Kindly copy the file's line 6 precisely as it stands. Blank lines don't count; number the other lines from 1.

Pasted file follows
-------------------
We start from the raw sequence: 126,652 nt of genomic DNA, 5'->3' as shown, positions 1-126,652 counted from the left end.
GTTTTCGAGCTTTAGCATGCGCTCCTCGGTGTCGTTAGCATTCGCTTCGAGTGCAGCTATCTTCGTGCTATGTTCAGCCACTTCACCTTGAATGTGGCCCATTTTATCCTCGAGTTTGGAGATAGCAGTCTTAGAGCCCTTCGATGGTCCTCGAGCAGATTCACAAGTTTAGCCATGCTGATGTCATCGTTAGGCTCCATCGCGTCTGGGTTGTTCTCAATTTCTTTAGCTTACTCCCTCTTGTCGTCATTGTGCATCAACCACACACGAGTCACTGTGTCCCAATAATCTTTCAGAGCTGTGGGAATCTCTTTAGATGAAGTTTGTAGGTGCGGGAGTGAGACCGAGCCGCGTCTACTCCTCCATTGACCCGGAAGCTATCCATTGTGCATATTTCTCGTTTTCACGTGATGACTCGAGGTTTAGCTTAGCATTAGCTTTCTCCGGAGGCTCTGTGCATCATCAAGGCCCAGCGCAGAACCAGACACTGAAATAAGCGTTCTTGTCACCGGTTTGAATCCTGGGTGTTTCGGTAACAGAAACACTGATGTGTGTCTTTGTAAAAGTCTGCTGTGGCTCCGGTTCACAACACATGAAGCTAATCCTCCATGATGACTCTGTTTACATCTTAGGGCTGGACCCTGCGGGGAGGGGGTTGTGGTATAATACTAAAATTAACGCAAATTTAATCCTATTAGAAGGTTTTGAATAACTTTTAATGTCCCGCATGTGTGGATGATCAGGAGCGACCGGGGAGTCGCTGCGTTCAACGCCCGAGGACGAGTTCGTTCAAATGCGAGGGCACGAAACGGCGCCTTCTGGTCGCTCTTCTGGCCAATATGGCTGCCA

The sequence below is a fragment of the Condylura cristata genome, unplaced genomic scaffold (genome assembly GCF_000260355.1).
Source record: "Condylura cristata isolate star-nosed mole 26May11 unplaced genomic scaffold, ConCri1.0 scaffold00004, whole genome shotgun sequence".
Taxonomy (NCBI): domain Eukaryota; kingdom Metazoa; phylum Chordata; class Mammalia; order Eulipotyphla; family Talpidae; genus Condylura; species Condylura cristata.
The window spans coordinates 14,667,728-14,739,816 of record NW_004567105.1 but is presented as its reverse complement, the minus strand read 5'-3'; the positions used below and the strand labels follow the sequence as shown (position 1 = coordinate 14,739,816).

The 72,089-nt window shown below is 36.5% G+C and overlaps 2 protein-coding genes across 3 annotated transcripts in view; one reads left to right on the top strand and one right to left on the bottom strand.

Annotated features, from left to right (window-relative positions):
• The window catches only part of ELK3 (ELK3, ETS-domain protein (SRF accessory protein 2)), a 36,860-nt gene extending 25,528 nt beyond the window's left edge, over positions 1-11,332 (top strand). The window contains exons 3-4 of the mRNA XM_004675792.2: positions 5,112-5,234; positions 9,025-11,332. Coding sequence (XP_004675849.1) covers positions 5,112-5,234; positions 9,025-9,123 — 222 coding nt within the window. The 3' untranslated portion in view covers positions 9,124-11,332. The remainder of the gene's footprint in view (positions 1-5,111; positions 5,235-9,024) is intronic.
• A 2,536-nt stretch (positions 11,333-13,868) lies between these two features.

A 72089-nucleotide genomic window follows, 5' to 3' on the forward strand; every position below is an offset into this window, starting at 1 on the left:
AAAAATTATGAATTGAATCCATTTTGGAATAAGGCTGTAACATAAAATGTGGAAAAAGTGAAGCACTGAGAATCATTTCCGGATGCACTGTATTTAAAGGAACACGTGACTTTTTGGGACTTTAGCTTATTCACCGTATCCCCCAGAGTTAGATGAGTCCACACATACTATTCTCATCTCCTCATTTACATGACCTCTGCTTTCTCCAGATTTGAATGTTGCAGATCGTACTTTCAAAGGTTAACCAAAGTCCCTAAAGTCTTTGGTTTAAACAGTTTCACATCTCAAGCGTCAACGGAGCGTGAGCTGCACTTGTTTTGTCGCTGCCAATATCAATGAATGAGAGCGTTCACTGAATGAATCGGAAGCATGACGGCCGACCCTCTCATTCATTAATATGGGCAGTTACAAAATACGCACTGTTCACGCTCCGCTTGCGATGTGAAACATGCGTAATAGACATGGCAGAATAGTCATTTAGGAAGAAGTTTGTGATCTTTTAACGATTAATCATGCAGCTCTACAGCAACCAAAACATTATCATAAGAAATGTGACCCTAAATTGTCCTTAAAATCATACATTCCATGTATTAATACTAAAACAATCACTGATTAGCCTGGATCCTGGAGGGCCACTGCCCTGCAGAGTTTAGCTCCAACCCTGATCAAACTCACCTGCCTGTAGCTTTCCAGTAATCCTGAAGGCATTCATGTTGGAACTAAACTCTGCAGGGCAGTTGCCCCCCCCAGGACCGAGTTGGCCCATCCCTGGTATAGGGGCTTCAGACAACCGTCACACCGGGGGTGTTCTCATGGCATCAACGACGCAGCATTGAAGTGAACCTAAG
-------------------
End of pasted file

The window spans coordinates 14,667,728-14,739,816 of record NW_004567105.1 but is presented as its reverse complement, the minus strand read 5'-3'; the positions used below and the strand labels follow the sequence as shown (position 1 = coordinate 14,739,816).